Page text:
Garbage in, insights out: What every city can learn from Durham’s composting prototype
Tenita Poole had never separated her kitchen food waste for composting before. But when the innovation team in Durham, N.C., where she lives, approached her about trying it out for two weeks as part of a prototype, she was eager to give composting a try.
Poole’s family of nine does a lot of cooking with fresh greens, and there’s always a lot of table scraps that go into the trash. “I thought composting would be a wonderful idea,” she said. “I hate to waste food, and composting is really good for not wasting food.”
The children picked the practice up quickly, Poole said, scraping their plates into bags that filled quickly with bits of green beans and corn cobs, along with other compostable items like tissues and cardboard toilet paper rolls. Everyone in the family enjoyed it, Poole said, although the odor of old food in the house became a problem. “My only downside is the smell,” she said. “I had to put it out on the porch.”
Poole’s family is one of eight households that participated in the Durham i-team’s prototype this summer. Their feedback will be critical as the city builds a service it’s never offered before: curbside compost pickup. When all is said and done, the city hopes to divert as much as a third of its waste away from the landfill and then use it to produce a nutrient-rich soil amendment that local farmers, landscapers, and backyard gardeners can use to grow more food.
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Developing a service like this from scratch is a pretty complex endeavor, requiring cooperation from residents, waste collectors, and others. That’s why the Solid Waste Management Department teamed up with the i-team, City Hall’s in-house group of innovation consultants. Funded through a grant from Bloomberg Philanthropies, the i-team is known for using collaborative strategies like prototyping to co-create policies and programs with the very people intended to use them. While Durham’s composting program still has a way to go before it launches, there’s a lot that cities everywhere can learn from the city’s use of these human-centered design techniques.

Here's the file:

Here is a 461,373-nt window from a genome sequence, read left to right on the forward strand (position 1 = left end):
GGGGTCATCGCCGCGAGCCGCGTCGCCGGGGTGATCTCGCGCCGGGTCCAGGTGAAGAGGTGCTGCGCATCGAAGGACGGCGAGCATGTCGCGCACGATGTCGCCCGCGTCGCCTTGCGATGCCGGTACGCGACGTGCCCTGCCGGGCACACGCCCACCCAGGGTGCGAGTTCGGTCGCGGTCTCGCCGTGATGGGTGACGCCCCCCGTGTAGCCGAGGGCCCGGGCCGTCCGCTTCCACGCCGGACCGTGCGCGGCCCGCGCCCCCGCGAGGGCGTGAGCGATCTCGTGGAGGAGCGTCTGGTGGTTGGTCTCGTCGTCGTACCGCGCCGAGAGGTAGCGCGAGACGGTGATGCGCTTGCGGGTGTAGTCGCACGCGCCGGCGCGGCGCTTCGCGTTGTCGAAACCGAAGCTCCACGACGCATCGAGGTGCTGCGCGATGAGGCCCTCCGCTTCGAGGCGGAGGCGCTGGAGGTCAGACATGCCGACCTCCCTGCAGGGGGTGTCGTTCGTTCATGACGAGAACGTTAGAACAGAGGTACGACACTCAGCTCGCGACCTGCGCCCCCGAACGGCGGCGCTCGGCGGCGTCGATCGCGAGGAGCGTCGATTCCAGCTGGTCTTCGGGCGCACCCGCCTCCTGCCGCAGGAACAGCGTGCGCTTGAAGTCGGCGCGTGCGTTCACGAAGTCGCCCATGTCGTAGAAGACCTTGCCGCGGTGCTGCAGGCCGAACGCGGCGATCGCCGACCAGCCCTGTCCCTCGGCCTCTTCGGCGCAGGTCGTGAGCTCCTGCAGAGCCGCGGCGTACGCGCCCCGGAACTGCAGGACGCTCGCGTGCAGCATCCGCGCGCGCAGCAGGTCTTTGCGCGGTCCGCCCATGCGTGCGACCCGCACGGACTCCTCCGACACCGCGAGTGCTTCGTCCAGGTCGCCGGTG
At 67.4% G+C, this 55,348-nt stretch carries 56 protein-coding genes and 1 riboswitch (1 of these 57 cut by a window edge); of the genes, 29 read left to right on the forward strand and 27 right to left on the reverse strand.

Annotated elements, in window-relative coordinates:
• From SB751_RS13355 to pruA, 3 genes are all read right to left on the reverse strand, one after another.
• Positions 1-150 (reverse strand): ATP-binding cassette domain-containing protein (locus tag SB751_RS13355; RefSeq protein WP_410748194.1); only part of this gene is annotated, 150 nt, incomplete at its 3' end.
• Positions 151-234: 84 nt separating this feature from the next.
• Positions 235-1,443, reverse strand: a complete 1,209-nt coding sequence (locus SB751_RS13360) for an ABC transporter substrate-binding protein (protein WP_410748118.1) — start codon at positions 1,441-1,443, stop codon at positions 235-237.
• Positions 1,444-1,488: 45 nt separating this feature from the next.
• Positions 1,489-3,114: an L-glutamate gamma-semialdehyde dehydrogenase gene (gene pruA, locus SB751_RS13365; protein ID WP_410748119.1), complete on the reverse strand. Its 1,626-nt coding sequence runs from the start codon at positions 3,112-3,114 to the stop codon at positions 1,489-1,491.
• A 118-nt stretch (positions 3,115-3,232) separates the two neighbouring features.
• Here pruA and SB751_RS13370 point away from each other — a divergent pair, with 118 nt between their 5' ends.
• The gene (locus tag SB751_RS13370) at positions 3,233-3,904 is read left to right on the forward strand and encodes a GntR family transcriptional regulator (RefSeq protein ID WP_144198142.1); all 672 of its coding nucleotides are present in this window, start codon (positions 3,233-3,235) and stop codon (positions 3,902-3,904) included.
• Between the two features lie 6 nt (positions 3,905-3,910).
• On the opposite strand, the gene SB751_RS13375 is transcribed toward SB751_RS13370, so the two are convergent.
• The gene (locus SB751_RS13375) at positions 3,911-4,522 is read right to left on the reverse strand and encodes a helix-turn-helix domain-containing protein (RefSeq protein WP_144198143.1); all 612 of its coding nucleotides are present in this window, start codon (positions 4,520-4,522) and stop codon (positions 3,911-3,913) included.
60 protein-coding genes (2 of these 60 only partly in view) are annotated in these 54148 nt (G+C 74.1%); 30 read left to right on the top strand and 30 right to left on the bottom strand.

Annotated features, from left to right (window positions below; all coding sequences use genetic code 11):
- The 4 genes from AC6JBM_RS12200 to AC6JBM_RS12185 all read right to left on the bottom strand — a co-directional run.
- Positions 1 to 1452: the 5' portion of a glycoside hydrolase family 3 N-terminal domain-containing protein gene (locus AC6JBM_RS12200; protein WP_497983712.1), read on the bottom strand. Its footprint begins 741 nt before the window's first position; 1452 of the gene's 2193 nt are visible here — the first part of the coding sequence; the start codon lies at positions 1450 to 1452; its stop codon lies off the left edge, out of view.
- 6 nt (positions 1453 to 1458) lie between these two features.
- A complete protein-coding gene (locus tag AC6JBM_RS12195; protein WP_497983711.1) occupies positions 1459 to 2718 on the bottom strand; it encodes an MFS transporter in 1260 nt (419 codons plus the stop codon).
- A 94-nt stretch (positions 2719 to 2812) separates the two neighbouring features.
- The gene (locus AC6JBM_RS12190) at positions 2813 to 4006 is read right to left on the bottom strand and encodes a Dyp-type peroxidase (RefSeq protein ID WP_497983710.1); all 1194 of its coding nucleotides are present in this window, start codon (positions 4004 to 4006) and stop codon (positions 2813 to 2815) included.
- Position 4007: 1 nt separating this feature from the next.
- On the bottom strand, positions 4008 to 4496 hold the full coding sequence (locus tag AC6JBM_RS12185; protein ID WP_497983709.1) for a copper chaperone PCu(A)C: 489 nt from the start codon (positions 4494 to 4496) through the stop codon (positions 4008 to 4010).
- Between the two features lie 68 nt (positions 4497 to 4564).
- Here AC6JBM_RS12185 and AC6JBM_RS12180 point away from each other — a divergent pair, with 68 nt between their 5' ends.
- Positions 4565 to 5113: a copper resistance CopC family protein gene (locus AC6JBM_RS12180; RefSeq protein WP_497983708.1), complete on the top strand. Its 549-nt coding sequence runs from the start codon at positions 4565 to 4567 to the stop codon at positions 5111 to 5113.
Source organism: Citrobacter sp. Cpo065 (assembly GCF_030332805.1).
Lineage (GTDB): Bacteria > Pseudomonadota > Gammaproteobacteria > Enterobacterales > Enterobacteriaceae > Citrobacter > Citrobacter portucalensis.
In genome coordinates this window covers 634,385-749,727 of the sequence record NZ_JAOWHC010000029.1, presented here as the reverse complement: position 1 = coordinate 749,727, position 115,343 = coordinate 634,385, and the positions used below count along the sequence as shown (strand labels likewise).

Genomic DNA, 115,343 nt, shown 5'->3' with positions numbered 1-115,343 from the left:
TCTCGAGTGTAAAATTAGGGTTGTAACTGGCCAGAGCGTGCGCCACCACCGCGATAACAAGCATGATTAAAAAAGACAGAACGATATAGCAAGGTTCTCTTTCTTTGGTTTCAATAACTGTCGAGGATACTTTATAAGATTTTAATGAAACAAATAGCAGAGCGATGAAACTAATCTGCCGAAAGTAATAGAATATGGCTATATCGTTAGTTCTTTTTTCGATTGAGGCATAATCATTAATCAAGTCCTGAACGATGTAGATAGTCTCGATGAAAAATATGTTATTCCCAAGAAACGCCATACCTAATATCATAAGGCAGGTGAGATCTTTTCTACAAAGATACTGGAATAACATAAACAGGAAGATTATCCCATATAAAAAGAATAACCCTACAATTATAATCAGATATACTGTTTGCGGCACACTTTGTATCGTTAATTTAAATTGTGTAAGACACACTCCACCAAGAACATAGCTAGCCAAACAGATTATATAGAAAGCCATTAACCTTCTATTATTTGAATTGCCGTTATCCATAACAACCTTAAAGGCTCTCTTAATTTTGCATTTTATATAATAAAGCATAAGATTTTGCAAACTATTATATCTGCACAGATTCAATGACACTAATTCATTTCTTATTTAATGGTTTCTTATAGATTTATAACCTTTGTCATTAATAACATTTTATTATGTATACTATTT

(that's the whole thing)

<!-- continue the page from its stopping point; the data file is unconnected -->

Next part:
The effort, a partnership with the Duke University Center for Advanced Hindsight, started with interviewing Durham residents in their homes. Some of those interviewed already compost food waste in their backyards or through a private service, while others have never done it before. Either way, said Shannon Delaney, an i-team design strategist spearheading the compost work, the point was for city leaders to learn how residents deal with their food now — before they build out a whole new set of expectations.
Next came a survey circulated through social media and neighborhood listservs. Nearly 4,500 residents responded, yielding a trove of data about public perceptions and knowledge of composting. The survey not only confirmed an interest among residents in launching a municipal composting service but also began to build a constituency and support network for getting it started.
“We hit a nerve,” said Muriel Williman, Solid Waste’s point person on the composting project. “A good number of people who are not currently composting are interested in learning — and those who already compost are interested in teaching others how to do it. Tapping into that wellspring of interest, desire, and knowledge — all this incredible social capital — is what’s going to make this program fly.”